The league will release its 2020 calendar at the end of next week without any major changes, confirmed league spokesperson Brian McCarthy – including an opening game on September 10, the Super Bowl on February 7 and visions of fans in the stands.
“We plan to start on time,” said McCarthy.
In mid-April, ESPN’s Chris Mortensen announced that the league plans to release its full-season schedule before May 9. NFL executive vice president Troy Vincent told The Associated Press this week that the league was doing “reasonable and responsible planning” regarding health and safety during the coronavirus pandemic.
The league has assessed emergency plans in the event of an intensified pandemic, in collaboration with the NFL Players Association and medical experts on a set of protocols.
One such event delays the season until mid-October, according to the Sports Business Journal. Empty stages and weeks off have long been discussed.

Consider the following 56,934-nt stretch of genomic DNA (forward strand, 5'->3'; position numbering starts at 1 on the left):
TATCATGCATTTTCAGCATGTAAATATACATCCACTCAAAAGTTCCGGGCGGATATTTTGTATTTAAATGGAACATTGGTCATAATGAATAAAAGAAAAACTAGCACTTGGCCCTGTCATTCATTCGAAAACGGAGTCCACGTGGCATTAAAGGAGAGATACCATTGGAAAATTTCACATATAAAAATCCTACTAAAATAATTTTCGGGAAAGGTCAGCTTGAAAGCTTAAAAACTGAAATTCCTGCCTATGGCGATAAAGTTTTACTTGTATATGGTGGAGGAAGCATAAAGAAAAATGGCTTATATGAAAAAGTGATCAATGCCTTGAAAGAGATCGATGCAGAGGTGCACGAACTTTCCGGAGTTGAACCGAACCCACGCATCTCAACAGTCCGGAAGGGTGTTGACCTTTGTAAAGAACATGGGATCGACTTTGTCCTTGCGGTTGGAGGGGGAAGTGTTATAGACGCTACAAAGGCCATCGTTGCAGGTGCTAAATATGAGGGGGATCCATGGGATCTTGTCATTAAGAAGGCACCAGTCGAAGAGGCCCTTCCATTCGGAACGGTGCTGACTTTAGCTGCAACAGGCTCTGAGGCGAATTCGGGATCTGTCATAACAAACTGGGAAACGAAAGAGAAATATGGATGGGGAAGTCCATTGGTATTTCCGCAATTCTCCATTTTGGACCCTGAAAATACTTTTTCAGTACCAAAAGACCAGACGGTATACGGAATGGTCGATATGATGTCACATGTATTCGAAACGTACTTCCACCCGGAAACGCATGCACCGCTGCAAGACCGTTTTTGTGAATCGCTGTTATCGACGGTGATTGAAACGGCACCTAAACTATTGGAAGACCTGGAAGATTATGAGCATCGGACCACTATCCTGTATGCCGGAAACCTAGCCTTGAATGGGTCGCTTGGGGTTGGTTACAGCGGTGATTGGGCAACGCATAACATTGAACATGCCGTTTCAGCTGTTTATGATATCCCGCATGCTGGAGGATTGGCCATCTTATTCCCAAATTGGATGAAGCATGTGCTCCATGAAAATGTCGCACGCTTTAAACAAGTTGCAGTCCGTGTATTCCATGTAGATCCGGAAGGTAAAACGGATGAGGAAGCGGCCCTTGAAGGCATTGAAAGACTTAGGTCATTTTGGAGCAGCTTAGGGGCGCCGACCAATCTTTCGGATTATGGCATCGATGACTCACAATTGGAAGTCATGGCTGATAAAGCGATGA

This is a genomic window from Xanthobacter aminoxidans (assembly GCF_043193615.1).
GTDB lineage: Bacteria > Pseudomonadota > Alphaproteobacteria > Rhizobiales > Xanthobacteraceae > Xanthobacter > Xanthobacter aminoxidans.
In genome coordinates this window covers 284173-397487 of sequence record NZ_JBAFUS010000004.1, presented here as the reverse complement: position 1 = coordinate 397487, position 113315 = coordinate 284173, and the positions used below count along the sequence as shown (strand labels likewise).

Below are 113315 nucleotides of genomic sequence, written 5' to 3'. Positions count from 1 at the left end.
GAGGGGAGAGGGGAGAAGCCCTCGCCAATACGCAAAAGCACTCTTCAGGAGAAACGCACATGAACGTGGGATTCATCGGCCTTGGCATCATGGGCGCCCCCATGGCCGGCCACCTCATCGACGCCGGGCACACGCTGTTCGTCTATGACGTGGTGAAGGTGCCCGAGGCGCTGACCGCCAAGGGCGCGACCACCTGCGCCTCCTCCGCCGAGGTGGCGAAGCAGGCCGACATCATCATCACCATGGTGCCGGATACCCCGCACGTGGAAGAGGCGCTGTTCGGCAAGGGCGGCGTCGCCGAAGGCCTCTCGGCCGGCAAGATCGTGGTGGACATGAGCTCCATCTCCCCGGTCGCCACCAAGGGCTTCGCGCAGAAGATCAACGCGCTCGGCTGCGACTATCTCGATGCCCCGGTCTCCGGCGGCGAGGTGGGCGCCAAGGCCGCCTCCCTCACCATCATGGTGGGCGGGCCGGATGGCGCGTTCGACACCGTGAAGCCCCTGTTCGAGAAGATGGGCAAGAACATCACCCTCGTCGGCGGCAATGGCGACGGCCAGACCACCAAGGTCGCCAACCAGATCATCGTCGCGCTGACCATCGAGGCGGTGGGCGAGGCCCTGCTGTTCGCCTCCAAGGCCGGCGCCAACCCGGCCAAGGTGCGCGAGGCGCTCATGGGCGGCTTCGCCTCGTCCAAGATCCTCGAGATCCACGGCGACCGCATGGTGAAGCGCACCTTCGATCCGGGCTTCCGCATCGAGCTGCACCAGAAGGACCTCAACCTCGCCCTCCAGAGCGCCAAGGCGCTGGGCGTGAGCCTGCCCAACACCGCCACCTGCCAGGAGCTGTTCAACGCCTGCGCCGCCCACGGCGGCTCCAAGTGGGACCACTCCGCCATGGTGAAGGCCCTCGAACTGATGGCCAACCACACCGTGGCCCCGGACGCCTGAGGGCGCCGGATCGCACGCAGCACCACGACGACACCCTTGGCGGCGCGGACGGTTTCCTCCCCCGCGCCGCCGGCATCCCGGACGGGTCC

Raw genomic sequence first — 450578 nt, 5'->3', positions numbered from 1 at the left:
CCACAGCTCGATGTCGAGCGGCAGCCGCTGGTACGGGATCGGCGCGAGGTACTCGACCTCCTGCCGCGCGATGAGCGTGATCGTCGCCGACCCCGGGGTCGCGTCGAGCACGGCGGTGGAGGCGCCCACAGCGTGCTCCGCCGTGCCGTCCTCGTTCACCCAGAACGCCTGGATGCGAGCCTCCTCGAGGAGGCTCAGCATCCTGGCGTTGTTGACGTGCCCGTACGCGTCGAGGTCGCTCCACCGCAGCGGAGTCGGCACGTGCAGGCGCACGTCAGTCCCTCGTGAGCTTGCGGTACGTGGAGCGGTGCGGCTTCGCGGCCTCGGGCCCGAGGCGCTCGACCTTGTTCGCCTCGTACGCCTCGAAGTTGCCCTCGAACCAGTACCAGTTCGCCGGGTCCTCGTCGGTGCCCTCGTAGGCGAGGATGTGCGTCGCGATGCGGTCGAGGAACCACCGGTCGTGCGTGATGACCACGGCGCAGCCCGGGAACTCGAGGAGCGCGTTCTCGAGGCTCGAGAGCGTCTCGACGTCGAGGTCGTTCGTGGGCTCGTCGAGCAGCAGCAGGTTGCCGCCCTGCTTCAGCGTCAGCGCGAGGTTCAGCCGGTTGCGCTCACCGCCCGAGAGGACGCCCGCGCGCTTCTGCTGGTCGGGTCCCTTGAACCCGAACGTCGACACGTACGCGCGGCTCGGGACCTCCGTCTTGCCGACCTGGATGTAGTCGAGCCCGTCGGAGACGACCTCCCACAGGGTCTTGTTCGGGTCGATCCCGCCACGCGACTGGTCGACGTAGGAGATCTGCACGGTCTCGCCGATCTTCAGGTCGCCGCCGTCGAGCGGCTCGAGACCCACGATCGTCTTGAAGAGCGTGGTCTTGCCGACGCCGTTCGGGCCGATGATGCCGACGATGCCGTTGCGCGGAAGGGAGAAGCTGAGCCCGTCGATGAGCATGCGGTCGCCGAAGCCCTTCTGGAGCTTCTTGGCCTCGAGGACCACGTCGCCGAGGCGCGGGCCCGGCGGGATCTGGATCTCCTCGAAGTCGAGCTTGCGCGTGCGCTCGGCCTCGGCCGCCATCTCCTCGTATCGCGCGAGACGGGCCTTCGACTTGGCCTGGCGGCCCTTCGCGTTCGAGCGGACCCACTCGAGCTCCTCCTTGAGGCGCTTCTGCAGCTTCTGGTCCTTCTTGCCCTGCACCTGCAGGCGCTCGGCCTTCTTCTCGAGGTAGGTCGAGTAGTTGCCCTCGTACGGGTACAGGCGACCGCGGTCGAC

One option that is not on the table, a source told ESPN, is to bring players together in one central location to run a season. The NBA and Major League Baseball have discussed playing on a neutral site like Walt Disney World, Las Vegas or Arizona, but the NFL has no plans to do so.
The NFL schedule is not expected to include an influx of Saturday games, despite uncertainty as to whether college football can start its season on time.
The league assesses when players can return to the team facilities. The NFL and NFLPA have agreed to keep the buildings closed until each state in which a team resides loses its mandate to stay at home. Teams are ready to virtually conduct off-season training and June mini-camps.
NFL Commissioner Roger Goodell will not accept wages during the pandemic. The league has raised over $ 100 million for coronavirus relief during the NFL draft.